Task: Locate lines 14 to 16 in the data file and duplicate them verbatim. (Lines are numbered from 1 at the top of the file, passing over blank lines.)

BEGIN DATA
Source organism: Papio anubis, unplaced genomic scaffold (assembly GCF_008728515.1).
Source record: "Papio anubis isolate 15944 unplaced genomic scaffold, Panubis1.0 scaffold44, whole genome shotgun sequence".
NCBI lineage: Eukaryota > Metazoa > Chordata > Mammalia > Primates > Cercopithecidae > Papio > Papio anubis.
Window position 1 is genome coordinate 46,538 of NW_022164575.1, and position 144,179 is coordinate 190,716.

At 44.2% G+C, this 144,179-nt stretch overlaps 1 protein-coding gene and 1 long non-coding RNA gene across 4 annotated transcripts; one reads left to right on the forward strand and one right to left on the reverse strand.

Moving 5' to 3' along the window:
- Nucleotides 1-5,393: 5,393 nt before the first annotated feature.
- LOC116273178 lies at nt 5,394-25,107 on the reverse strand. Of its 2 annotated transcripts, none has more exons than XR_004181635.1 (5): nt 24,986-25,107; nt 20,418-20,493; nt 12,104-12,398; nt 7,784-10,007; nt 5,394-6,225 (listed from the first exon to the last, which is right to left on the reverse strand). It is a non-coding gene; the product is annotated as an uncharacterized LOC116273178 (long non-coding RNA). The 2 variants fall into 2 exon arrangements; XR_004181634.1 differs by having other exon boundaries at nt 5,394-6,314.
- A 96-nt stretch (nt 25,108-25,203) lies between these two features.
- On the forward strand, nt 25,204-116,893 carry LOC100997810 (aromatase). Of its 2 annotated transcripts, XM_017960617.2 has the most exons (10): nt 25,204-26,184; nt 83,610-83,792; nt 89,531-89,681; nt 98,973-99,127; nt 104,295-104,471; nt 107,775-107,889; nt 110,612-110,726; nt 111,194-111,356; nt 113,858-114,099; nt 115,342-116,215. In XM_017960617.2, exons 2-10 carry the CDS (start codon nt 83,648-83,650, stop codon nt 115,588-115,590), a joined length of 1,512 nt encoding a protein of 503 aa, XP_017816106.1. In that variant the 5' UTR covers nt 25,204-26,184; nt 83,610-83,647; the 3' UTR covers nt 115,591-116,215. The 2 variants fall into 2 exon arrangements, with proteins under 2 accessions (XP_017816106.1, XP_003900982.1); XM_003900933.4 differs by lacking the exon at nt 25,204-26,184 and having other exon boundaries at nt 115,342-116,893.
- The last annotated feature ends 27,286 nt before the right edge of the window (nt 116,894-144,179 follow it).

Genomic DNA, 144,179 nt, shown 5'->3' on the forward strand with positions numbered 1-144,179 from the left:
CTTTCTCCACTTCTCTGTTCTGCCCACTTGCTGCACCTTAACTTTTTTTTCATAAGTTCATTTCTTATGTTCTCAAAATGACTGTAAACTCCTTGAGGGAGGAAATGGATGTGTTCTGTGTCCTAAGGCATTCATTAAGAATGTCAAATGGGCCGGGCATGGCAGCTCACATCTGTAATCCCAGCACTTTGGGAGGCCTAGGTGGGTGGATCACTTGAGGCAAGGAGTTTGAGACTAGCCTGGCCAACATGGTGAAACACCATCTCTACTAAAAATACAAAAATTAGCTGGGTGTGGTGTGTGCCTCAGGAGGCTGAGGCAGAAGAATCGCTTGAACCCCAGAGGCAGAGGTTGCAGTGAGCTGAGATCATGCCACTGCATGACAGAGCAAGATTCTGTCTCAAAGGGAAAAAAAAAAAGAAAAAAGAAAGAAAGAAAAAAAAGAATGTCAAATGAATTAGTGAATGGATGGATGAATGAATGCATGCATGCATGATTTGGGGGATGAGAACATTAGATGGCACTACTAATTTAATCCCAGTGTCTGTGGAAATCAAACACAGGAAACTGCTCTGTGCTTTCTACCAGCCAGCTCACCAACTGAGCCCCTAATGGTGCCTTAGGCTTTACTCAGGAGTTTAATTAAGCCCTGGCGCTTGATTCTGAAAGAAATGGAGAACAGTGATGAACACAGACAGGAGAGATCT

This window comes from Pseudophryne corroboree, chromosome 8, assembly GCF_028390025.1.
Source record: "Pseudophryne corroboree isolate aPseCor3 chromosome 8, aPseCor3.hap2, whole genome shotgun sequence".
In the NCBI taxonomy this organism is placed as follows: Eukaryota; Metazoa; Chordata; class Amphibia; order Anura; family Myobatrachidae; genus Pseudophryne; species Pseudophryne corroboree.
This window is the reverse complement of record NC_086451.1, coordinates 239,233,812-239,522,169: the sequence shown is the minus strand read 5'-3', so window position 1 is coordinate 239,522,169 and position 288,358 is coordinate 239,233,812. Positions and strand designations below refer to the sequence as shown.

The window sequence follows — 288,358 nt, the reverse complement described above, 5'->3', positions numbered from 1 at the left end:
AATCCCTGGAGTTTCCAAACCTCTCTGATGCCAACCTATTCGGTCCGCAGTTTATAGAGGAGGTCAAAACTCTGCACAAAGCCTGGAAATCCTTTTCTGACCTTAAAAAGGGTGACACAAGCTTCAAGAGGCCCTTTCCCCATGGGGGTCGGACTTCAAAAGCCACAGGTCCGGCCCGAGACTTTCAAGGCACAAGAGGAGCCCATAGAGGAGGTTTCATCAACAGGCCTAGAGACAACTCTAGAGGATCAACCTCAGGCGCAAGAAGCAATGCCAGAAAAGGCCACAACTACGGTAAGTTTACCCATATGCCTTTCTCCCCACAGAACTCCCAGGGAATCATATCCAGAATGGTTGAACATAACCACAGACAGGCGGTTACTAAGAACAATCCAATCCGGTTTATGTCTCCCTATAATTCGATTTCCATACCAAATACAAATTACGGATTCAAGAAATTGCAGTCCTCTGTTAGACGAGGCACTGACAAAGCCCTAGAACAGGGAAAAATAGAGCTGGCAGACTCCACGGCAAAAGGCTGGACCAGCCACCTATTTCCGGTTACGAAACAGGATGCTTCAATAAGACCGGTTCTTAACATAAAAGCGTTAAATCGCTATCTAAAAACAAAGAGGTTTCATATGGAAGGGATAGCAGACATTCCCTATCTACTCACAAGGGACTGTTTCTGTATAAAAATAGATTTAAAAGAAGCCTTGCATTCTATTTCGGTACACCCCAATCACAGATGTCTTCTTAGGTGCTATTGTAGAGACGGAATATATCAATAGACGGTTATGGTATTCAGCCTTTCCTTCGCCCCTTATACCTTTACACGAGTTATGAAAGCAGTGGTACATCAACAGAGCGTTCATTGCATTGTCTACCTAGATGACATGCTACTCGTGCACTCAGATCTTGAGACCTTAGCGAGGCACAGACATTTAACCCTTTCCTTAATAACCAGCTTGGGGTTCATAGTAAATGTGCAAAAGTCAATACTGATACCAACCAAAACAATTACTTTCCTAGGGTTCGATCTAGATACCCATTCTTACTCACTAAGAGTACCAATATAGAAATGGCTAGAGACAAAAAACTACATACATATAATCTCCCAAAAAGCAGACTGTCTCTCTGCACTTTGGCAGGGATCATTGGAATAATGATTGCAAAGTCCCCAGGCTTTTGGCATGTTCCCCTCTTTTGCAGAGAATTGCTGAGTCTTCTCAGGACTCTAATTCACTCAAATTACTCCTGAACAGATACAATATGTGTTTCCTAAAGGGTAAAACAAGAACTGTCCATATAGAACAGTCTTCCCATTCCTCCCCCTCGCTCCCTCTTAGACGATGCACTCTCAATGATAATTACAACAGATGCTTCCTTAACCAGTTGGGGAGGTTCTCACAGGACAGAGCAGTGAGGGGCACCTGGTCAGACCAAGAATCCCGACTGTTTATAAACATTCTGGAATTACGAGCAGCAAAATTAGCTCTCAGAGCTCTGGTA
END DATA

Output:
This window comes from Pseudophryne corroboree, chromosome 8, assembly GCF_028390025.1.
Source record: "Pseudophryne corroboree isolate aPseCor3 chromosome 8, aPseCor3.hap2, whole genome shotgun sequence".
In the NCBI taxonomy this organism is placed as follows: Eukaryota; Metazoa; Chordata; class Amphibia; order Anura; family Myobatrachidae; genus Pseudophryne; species Pseudophryne corroboree.